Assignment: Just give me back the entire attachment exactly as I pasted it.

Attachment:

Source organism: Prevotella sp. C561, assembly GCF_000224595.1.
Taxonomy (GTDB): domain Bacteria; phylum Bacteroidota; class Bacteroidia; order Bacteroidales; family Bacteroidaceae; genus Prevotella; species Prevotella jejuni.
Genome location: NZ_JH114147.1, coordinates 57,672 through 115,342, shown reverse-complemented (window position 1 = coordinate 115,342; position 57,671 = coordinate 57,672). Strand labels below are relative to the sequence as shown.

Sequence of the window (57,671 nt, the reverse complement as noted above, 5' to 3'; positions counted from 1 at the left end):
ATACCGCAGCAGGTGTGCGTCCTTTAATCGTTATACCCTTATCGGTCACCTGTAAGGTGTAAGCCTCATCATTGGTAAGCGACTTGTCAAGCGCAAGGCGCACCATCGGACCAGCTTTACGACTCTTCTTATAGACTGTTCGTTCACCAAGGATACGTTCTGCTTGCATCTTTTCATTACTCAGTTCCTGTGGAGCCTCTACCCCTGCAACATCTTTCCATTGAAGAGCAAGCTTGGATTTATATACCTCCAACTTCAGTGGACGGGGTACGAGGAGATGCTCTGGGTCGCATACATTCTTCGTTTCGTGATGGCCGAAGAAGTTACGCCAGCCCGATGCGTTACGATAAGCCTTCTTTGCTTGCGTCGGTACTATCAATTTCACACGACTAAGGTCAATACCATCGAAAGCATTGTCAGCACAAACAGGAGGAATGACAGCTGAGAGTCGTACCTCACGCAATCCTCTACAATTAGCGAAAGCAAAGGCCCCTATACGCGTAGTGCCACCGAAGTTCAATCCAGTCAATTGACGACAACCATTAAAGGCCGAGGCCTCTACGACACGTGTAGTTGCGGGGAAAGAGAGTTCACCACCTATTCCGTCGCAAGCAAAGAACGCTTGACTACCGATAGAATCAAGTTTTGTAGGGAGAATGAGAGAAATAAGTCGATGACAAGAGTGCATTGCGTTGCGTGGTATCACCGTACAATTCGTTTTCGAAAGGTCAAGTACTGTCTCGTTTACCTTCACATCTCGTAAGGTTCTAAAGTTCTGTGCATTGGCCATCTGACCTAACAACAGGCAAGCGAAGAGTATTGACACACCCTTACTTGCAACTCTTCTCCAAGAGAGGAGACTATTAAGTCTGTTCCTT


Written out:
Source organism: Prevotella sp. C561, assembly GCF_000224595.1.
Taxonomy (GTDB): domain Bacteria; phylum Bacteroidota; class Bacteroidia; order Bacteroidales; family Bacteroidaceae; genus Prevotella; species Prevotella jejuni.
Genome location: NZ_JH114147.1, coordinates 57,672 through 115,342, shown reverse-complemented (window position 1 = coordinate 115,342; position 57,671 = coordinate 57,672). Strand labels below are relative to the sequence as shown.

Sequence of the window (57,671 nt, the reverse complement as noted above, 5' to 3'; positions counted from 1 at the left end):
ATACCGCAGCAGGTGTGCGTCCTTTAATCGTTATACCCTTATCGGTCACCTGTAAGGTGTAAGCCTCATCATTGGTAAGCGACTTGTCAAGCGCAAGGCGCACCATCGGACCAGCTTTACGACTCTTCTTATAGACTGTTCGTTCACCAAGGATACGTTCTGCTTGCATCTTTTCATTACTCAGTTCCTGTGGAGCCTCTACCCCTGCAACATCTTTCCATTGAAGAGCAAGCTTGGATTTATATACCTCCAACTTCAGTGGACGGGGTACGAGGAGATGCTCTGGGTCGCATACATTCTTCGTTTCGTGATGGCCGAAGAAGTTACGCCAGCCCGATGCGTTACGATAAGCCTTCTTTGCTTGCGTCGGTACTATCAATTTCACACGACTAAGGTCAATACCATCGAAAGCATTGTCAGCACAAACAGGAGGAATGACAGCTGAGAGTCGTACCTCACGCAATCCTCTACAATTAGCGAAAGCAAAGGCCCCTATACGCGTAGTGCCACCGAAGTTCAATCCAGTCAATTGACGACAACCATTAAAGGCCGAGGCCTCTACGACACGTGTAGTTGCGGGGAAAGAGAGTTCACCACCTATTCCGTCGCAAGCAAAGAACGCTTGACTACCGATAGAATCAAGTTTTGTAGGGAGAATGAGAGAAATAAGTCGATGACAAGAGTGCATTGCGTTGCGTGGTATCACCGTACAATTCGTTTTCGAAAGGTCAAGTACTGTCTCGTTTACCTTCACATCTCGTAAGGTTCTAAAGTTCTGTGCATTGGCCATCTGACCTAACAACAGGCAAGCGAAGAGTATTGACACACCCTTACTTGCAACTCTTCTCCAAGAGAGGAGACTATTAAGTCTGTTCCTT